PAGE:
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Is insulin-like growth factor-I a good marker for treatment adherence in growth hormone deficiency in adulthood?

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http://pubman.mpdl.mpg.de/cone/persons/resource/persons127670

Auer,  Matthias K.
Clinical Research, Max Planck Institute of Psychiatry, Max Planck Society;

http://pubman.mpdl.mpg.de/cone/persons/resource/persons172989

Stieg,  Mareike R.
Clinical Research, Max Planck Institute of Psychiatry, Max Planck Society;

http://pubman.mpdl.mpg.de/cone/persons/resource/persons80539

Stalla,  Günter K.
Clinical Research, Max Planck Institute of Psychiatry, Max Planck Society;

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Auer, M. K., Stieg, M. R., Hoffmann, J., & Stalla, G. K. (2016). Is insulin-like growth factor-I a good marker for treatment adherence in growth hormone deficiency in adulthood? CLINICAL ENDOCRINOLOGY, 84(6), 862-869. doi:10.1111/cen.13030.


Cite as: http://hdl.handle.net/11858/00-001M-0000-002B-72CE-9
Abstract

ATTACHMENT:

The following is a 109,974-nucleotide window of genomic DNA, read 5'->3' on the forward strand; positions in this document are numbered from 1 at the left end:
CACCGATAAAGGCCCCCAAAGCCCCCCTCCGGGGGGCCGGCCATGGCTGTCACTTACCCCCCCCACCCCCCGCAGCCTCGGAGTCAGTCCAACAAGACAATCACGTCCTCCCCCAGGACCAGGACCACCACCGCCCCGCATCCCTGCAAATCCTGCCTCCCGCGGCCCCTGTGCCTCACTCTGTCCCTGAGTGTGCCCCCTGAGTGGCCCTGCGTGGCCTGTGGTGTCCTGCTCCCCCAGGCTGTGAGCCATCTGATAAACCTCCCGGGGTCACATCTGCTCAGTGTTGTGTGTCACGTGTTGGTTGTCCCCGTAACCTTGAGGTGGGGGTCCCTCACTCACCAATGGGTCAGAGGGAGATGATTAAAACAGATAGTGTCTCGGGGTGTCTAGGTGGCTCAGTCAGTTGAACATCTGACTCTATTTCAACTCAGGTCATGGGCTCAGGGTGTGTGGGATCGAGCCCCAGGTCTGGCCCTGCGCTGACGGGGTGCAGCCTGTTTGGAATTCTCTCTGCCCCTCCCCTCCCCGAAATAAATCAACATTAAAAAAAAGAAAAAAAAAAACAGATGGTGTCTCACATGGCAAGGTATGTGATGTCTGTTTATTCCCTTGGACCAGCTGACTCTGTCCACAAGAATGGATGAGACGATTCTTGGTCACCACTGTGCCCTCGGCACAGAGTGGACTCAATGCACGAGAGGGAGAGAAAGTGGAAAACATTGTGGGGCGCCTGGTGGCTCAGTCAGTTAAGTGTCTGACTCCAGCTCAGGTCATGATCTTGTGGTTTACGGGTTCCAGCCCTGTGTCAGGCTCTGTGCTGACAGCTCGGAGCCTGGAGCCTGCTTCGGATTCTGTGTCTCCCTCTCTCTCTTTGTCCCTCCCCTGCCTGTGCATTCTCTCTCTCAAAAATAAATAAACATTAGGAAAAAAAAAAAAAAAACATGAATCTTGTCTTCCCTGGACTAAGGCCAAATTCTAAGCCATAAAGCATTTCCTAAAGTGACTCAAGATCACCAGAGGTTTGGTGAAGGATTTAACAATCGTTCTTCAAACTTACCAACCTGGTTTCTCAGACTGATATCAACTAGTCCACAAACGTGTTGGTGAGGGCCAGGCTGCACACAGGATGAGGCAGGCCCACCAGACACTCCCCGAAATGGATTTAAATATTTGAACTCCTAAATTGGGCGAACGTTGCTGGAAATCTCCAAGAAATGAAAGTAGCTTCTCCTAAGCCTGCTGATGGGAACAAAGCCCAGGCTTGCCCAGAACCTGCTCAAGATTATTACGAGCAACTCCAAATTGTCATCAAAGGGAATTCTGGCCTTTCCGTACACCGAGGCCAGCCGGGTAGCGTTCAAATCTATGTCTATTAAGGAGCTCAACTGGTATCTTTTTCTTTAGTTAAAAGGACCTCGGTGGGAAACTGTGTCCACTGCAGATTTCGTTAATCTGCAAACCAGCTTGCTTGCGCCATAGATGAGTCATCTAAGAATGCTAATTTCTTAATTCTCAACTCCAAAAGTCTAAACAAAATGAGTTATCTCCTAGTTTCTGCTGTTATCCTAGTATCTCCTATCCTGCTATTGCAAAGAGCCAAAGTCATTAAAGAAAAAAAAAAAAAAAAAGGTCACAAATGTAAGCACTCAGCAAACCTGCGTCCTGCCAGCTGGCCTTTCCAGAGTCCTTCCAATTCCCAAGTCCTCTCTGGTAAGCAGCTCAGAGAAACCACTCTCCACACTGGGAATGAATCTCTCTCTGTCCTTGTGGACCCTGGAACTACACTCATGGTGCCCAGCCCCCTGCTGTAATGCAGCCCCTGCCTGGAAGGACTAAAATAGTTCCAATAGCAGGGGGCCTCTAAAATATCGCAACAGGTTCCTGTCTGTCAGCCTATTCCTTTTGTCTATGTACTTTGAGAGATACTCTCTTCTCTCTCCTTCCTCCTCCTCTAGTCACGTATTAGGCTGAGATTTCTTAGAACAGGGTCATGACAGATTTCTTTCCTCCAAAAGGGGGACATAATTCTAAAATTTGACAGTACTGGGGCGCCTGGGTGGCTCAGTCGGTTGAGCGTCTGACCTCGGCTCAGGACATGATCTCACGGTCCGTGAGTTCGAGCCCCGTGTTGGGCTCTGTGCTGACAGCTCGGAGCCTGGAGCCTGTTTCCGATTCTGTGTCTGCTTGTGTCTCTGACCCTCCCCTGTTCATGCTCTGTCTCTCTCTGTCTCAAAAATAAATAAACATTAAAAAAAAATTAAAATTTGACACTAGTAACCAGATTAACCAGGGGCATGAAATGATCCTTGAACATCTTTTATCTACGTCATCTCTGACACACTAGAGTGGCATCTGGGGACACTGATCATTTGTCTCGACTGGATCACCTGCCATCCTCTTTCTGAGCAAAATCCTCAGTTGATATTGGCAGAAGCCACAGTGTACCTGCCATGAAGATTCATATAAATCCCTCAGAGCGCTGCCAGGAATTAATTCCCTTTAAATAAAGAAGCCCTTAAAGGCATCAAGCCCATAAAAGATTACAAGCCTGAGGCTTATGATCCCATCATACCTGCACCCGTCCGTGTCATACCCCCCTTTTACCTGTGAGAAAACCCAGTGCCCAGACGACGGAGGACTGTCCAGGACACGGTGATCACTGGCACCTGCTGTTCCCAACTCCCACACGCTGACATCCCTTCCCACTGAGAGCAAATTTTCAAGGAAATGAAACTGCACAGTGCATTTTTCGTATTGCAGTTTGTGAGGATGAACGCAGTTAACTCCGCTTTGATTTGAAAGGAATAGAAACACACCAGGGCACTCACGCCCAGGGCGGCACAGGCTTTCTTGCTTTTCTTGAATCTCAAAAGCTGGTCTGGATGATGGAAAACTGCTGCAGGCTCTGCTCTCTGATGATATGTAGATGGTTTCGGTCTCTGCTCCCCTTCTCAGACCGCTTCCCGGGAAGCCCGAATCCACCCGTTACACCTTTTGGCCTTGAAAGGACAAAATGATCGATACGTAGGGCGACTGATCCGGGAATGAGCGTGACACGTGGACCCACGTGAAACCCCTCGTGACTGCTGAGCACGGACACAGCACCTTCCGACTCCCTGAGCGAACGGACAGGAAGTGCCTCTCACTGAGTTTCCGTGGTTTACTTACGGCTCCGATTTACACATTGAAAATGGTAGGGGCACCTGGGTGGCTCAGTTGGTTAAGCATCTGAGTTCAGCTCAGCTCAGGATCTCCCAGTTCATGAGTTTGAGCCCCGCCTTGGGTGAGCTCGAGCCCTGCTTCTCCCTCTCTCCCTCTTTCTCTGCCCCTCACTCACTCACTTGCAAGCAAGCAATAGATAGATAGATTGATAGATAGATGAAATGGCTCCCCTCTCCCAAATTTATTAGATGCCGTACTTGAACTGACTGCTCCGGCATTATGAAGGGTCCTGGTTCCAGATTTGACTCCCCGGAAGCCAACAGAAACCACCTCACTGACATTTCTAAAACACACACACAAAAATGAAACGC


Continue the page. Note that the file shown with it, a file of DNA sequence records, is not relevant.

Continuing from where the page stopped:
ObjectiveThere is a paucity of studies on adherence to growth hormone treatment in growth hormone deficient (GHD) adults. Therefore, this study reports on adherence to GH-replacement therapy in adults with GHD, with a special focus on the course and potential predictors of nonadherence. DesignRetrospective single-centre cohort study. PatientsFrom the local patient database, 179 suitable patients with GHD were identified. MeasurementsThe primary outcome was adherence assessed by calculating the percentage of available prescription data in comparison with recommended GH dosages over a mean follow-up period of 924 months. Patients were categorized into five adherence categories ranging from <20% to >80%. ResultsMean overall adherence was 740%, with 529% of patients falling into the adherence group of >80% and 88% of <20%. There was a significant drop in adherence (98%) between the first and second years of treatment (P < 0001). Patients with childhood-onset GHD were significantly less adherent to GH treatment than patients with adult-onset GHD (620% vs 770%, P = 0012); however, this finding was no longer significant after including age as a covariate. Frequency of IGF-1 levels lying outside the age- and sex-specific reference range was not a good indicator for adherence. ConclusionAlthough overall adherence was relatively high in our study sample, there is a significant amount of patients who should be regarded as nonadherent. This applies in particular to younger patients. Treating physicians should be aware of the fact that IGF-1 levels do not seem to be a good indicator for adherence.